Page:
When AHRS Acts Up

The following information is derived from the FAA's Service Difficulty Reports and Aviation Maintenance Alerts.


Beechcraft 58 Baron

Cold-Weather Failure

While at cruise altitude of 14,000 feet on a very cold day, the Garmin G500 panel flagged the airspeed, altitude, AIS and OAT; heading and horizon were all “X’d” out. Loss of all data from the AHARS (p/n GDC74A). Pilot used the backup instruments to complete the flight. Whenever cold, the unit would fault.

Part total time: Unknown

Beechcraft B200 Super King Air

‘Return For Repair’

On departure, red roll and pitch annunciators on both pilot and copilot PFDs illuminated. The #1 PFD then switched to AHRS #2, and then both PFDs tumbled. After 30 seconds, they turned black with red “X’s” through the EHSI and EADI, with yellow “Return Wings To Level,” “AHRS #1 needs service” and “Return For Repair” annunciations. Currently working with manufacturer to resolve issue.

Part total time: Unknown

Beechcraft B200 Super King Air

In-Flight AHRS Failure

While en route in IMC, the attitude and heading reference system (AHRS) and autopilot failed in flight. The aircraft was level at 6000 feet and 220 KIAS, and coupled to the autopilot in nav and altitude hold modes. Pilot declared an emergency, descended to VMC and returned to departure airport. Troubleshooting has not found any discrepancies at this time.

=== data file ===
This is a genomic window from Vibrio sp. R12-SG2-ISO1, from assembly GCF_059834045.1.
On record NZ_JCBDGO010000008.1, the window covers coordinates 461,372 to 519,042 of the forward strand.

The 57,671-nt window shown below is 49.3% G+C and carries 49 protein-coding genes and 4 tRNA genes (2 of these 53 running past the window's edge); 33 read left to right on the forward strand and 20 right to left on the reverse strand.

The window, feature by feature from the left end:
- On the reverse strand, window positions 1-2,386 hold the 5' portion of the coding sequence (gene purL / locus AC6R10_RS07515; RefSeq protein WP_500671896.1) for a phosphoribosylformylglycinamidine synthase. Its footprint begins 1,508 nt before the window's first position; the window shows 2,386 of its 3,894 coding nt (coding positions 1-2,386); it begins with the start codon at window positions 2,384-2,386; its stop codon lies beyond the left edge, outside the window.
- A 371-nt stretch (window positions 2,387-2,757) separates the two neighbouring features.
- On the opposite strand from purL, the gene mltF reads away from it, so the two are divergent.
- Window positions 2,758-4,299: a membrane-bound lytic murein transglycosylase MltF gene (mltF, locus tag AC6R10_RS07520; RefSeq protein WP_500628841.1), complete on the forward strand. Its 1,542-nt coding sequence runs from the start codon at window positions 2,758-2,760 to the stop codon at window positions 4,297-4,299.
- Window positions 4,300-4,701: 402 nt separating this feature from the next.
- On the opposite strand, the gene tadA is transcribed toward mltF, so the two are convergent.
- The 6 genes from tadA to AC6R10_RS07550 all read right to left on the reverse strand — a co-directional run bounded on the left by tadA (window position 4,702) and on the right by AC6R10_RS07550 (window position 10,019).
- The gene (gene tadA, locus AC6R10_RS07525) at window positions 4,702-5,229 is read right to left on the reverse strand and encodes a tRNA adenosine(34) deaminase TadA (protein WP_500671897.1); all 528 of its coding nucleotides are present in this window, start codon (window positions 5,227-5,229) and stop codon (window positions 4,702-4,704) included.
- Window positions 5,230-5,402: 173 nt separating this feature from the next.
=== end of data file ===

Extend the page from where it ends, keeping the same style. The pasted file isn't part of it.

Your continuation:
Part total time: Unknown

Diamond DA40 NG

Unknown Failure

In cruise in VMC, the G1000 NXi phase II AHRS displayed a red “X” and the autopilot disengaged. The PFD showed failed attitude and heading with the message “AHRS Align: Keep Wings Level.” The GPS operated normally. After 32 seconds, the AHRS came back online. Unable to explain the cause or what would trigger the failure.

Part total time: 285.0 hours

Pilatus PC-12/45


The pilot was cruising in bad weather and experienced severe turbulence. Shortly thereafter, the #1 AHRS failed, indicating a red “X” across the screen. The pilot declared an emergency and diverted. On approach, the #1 AHRS energized and operated normally throughout the rest of the flight. Subsequent ground tests of the system were all nominal, and maintenance determined there were no faults with the system.

Part total time: 642.0 hours


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